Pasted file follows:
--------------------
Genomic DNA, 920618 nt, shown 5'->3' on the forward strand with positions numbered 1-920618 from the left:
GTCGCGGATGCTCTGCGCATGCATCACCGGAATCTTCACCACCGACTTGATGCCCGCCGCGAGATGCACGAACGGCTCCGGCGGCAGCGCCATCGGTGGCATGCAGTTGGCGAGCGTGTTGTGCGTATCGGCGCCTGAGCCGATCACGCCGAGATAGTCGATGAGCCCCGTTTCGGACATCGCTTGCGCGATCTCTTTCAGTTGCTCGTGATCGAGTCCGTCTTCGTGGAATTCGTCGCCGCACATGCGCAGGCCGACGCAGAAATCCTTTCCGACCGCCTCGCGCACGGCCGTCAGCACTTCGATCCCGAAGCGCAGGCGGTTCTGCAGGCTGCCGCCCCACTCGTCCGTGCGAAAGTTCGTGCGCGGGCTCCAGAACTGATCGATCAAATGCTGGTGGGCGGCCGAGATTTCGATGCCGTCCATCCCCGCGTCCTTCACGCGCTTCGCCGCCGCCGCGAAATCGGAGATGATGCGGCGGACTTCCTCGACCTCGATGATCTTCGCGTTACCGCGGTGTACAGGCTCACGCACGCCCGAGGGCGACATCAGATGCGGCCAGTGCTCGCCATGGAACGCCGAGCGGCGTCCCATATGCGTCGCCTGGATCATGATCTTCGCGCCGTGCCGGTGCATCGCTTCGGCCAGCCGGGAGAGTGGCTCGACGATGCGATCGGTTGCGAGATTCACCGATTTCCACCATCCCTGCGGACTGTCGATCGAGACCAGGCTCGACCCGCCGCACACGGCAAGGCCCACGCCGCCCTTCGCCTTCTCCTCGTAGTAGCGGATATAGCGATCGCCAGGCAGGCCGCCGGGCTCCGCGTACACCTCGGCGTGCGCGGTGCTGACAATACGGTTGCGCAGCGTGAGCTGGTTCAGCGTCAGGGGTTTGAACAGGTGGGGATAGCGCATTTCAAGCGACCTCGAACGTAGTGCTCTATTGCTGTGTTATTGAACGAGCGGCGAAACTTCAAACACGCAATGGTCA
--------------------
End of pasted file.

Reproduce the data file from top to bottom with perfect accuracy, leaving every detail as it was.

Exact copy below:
Genomic DNA, 920618 nt, shown 5'->3' on the forward strand with positions numbered 1-920618 from the left:
GTCGCGGATGCTCTGCGCATGCATCACCGGAATCTTCACCACCGACTTGATGCCCGCCGCGAGATGCACGAACGGCTCCGGCGGCAGCGCCATCGGTGGCATGCAGTTGGCGAGCGTGTTGTGCGTATCGGCGCCTGAGCCGATCACGCCGAGATAGTCGATGAGCCCCGTTTCGGACATCGCTTGCGCGATCTCTTTCAGTTGCTCGTGATCGAGTCCGTCTTCGTGGAATTCGTCGCCGCACATGCGCAGGCCGACGCAGAAATCCTTTCCGACCGCCTCGCGCACGGCCGTCAGCACTTCGATCCCGAAGCGCAGGCGGTTCTGCAGGCTGCCGCCCCACTCGTCCGTGCGAAAGTTCGTGCGCGGGCTCCAGAACTGATCGATCAAATGCTGGTGGGCGGCCGAGATTTCGATGCCGTCCATCCCCGCGTCCTTCACGCGCTTCGCCGCCGCCGCGAAATCGGAGATGATGCGGCGGACTTCCTCGACCTCGATGATCTTCGCGTTACCGCGGTGTACAGGCTCACGCACGCCCGAGGGCGACATCAGATGCGGCCAGTGCTCGCCATGGAACGCCGAGCGGCGTCCCATATGCGTCGCCTGGATCATGATCTTCGCGCCGTGCCGGTGCATCGCTTCGGCCAGCCGGGAGAGTGGCTCGACGATGCGATCGGTTGCGAGATTCACCGATTTCCACCATCCCTGCGGACTGTCGATCGAGACCAGGCTCGACCCGCCGCACACGGCAAGGCCCACGCCGCCCTTCGCCTTCTCCTCGTAGTAGCGGATATAGCGATCGCCAGGCAGGCCGCCGGGCTCCGCGTACACCTCGGCGTGCGCGGTGCTGACAATACGGTTGCGCAGCGTGAGCTGGTTCAGCGTCAGGGGTTTGAACAGGTGGGGATAGCGCATTTCAAGCGACCTCGAACGTAGTGCTCTATTGCTGTGTTATTGAACGAGCGGCGAAACTTCAAACACGCAATGGTCA